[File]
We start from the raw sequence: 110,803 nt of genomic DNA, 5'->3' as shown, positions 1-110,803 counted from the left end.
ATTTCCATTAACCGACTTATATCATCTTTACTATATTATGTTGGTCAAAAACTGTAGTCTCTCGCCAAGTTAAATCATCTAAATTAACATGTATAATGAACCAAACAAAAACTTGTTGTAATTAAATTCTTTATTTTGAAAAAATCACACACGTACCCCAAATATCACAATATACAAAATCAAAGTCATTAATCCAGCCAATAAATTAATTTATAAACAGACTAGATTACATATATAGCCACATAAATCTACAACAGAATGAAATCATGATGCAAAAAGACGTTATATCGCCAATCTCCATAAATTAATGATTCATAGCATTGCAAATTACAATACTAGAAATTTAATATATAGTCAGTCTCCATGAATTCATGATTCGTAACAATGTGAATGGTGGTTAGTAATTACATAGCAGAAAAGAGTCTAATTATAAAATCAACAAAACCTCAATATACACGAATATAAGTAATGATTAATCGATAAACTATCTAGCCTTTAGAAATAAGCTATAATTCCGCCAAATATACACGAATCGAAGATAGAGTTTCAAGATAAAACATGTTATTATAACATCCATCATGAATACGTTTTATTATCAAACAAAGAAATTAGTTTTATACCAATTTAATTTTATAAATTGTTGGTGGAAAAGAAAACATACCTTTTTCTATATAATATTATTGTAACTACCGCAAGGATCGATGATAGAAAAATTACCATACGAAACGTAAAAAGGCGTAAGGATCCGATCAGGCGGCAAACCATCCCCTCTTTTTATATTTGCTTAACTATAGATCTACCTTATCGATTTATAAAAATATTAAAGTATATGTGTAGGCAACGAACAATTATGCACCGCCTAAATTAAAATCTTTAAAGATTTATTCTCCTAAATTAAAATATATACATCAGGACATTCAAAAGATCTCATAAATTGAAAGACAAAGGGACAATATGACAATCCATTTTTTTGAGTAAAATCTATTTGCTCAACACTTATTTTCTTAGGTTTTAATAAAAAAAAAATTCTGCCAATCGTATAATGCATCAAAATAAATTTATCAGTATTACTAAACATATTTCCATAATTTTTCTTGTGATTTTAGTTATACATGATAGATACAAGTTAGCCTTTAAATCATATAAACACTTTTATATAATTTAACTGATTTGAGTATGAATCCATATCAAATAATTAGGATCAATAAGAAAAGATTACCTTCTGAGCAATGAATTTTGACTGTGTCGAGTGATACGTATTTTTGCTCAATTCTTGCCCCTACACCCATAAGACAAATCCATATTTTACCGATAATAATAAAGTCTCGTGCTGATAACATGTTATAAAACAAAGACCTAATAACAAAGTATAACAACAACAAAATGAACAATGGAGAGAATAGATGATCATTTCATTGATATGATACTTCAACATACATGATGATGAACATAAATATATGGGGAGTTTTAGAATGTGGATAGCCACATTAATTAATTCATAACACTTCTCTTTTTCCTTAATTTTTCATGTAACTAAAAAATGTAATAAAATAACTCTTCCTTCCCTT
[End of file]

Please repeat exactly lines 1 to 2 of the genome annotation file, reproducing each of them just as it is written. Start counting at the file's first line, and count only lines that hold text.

We start from the raw sequence: 110,803 nt of genomic DNA, 5'->3' as shown, positions 1-110,803 counted from the left end.
ATTTCCATTAACCGACTTATATCATCTTTACTATATTATGTTGGTCAAAAACTGTAGTCTCTCGCCAAGTTAAATCATCTAAATTAACATGTATAATGAACCAAACAAAAACTTGTTGTAATTAAATTCTTTATTTTGAAAAAATCACACACGTACCCCAAATATCACAATATACAAAATCAAAGTCATTAATCCAGCCAATAAATTAATTTATAAACAGACTAGATTACATATATAGCCACATAAATCTACAACAGAATGAAATCATGATGCAAAAAGACGTTATATCGCCAATCTCCATAAATTAATGATTCATAGCATTGCAAATTACAATACTAGAAATTTAATATATAGTCAGTCTCCATGAATTCATGATTCGTAACAATGTGAATGGTGGTTAGTAATTACATAGCAGAAAAGAGTCTAATTATAAAATCAACAAAACCTCAATATACACGAATATAAGTAATGATTAATCGATAAACTATCTAGCCTTTAGAAATAAGCTATAATTCCGCCAAATATACACGAATCGAAGATAGAGTTTCAAGATAAAACATGTTATTATAACATCCATCATGAATACGTTTTATTATCAAACAAAGAAATTAGTTTTATACCAATTTAATTTTATAAATTGTTGGTGGAAAAGAAAACATACCTTTTTCTATATAATATTATTGTAACTACCGCAAGGATCGATGATAGAAAAATTACCATACGAAACGTAAAAAGGCGTAAGGATCCGATCAGGCGGCAAACCATCCCCTCTTTTTATATTTGCTTAACTATAGATCTACCTTATCGATTTATAAAAATATTAAAGTATATGTGTAGGCAACGAACAATTATGCACCGCCTAAATTAAAATCTTTAAAGATTTATTCTCCTAAATTAAAATATATACATCAGGACATTCAAAAGATCTCATAAATTGAAAGACAAAGGGACAATATGACAATCCATTTTTTTGAGTAAAATCTATTTGCTCAACACTTATTTTCTTAGGTTTTAATAAAAAAAAAATTCTGCCAATCGTATAATGCATCAAAATAAATTTATCAGTATTACTAAACATATTTCCATAATTTTTCTTGTGATTTTAGTTATACATGATAGATACAAGTTAGCCTTTAAATCATATAAACACTTTTATATAATTTAACTGATTTGAGTATGAATCCATATCAAATAATTAGGATCAATAAGAAAAGATTACCTTCTGAGCAATGAATTTTGACTGTGTCGAGTGATACGTATTTTTGCTCAATTCTTGCCCCTACACCCATAAGACAAATCCATATTTTACCGATAATAATAAAGTCTCGTGCTGATAACATGTTATAAAACAAAGACCTAATAACAAAGTATAACAACAACAAAATGAACAATGGAGAGAATAGATGATCATTTCATTGATATGATACTTCAACATACATGATGATGAACATAAATATATGGGGAGTTTTAGAATGTGGATAGCCACATTAATTAATTCATAACACTTCTCTTTTTCCTTAATTTTTCATGTAACTAAAAAATGTAATAAAATAACTCTTCCTTCCCTT